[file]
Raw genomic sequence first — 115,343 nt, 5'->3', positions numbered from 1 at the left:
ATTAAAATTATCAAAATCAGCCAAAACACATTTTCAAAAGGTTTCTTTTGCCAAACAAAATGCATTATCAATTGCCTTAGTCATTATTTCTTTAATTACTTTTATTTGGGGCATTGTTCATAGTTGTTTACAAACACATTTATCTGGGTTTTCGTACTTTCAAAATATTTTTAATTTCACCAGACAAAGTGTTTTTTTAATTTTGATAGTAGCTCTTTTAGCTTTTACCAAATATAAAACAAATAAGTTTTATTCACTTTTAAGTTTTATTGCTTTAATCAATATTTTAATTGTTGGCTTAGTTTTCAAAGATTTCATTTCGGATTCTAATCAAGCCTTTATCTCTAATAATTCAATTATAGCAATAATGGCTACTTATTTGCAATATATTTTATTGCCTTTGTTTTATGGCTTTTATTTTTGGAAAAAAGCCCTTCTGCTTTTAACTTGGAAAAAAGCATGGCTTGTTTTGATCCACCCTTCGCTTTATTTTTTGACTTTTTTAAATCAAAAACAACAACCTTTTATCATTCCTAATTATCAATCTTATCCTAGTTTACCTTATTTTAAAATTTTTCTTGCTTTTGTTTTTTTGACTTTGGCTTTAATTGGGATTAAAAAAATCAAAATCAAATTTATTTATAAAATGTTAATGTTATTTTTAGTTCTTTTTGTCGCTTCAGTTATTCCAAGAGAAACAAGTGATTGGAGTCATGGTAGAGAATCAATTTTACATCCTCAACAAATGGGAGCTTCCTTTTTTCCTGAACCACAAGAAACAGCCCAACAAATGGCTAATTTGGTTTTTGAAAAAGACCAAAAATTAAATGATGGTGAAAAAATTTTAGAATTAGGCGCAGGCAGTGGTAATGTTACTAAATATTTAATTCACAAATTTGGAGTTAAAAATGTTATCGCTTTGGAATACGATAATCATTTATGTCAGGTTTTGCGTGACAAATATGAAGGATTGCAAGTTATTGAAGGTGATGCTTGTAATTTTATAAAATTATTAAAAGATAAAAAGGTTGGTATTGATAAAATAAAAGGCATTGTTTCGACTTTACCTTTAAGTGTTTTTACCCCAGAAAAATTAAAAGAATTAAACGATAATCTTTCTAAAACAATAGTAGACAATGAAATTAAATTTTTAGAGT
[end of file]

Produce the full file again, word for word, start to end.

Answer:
Raw genomic sequence first — 115,343 nt, 5'->3', positions numbered from 1 at the left:
ATTAAAATTATCAAAATCAGCCAAAACACATTTTCAAAAGGTTTCTTTTGCCAAACAAAATGCATTATCAATTGCCTTAGTCATTATTTCTTTAATTACTTTTATTTGGGGCATTGTTCATAGTTGTTTACAAACACATTTATCTGGGTTTTCGTACTTTCAAAATATTTTTAATTTCACCAGACAAAGTGTTTTTTTAATTTTGATAGTAGCTCTTTTAGCTTTTACCAAATATAAAACAAATAAGTTTTATTCACTTTTAAGTTTTATTGCTTTAATCAATATTTTAATTGTTGGCTTAGTTTTCAAAGATTTCATTTCGGATTCTAATCAAGCCTTTATCTCTAATAATTCAATTATAGCAATAATGGCTACTTATTTGCAATATATTTTATTGCCTTTGTTTTATGGCTTTTATTTTTGGAAAAAAGCCCTTCTGCTTTTAACTTGGAAAAAAGCATGGCTTGTTTTGATCCACCCTTCGCTTTATTTTTTGACTTTTTTAAATCAAAAACAACAACCTTTTATCATTCCTAATTATCAATCTTATCCTAGTTTACCTTATTTTAAAATTTTTCTTGCTTTTGTTTTTTTGACTTTGGCTTTAATTGGGATTAAAAAAATCAAAATCAAATTTATTTATAAAATGTTAATGTTATTTTTAGTTCTTTTTGTCGCTTCAGTTATTCCAAGAGAAACAAGTGATTGGAGTCATGGTAGAGAATCAATTTTACATCCTCAACAAATGGGAGCTTCCTTTTTTCCTGAACCACAAGAAACAGCCCAACAAATGGCTAATTTGGTTTTTGAAAAAGACCAAAAATTAAATGATGGTGAAAAAATTTTAGAATTAGGCGCAGGCAGTGGTAATGTTACTAAATATTTAATTCACAAATTTGGAGTTAAAAATGTTATCGCTTTGGAATACGATAATCATTTATGTCAGGTTTTGCGTGACAAATATGAAGGATTGCAAGTTATTGAAGGTGATGCTTGTAATTTTATAAAATTATTAAAAGATAAAAAGGTTGGTATTGATAAAATAAAAGGCATTGTTTCGACTTTACCTTTAAGTGTTTTTACCCCAGAAAAATTAAAAGAATTAAACGATAATCTTTCTAAAACAATAGTAGACAATGAAATTAAATTTTTAGAGT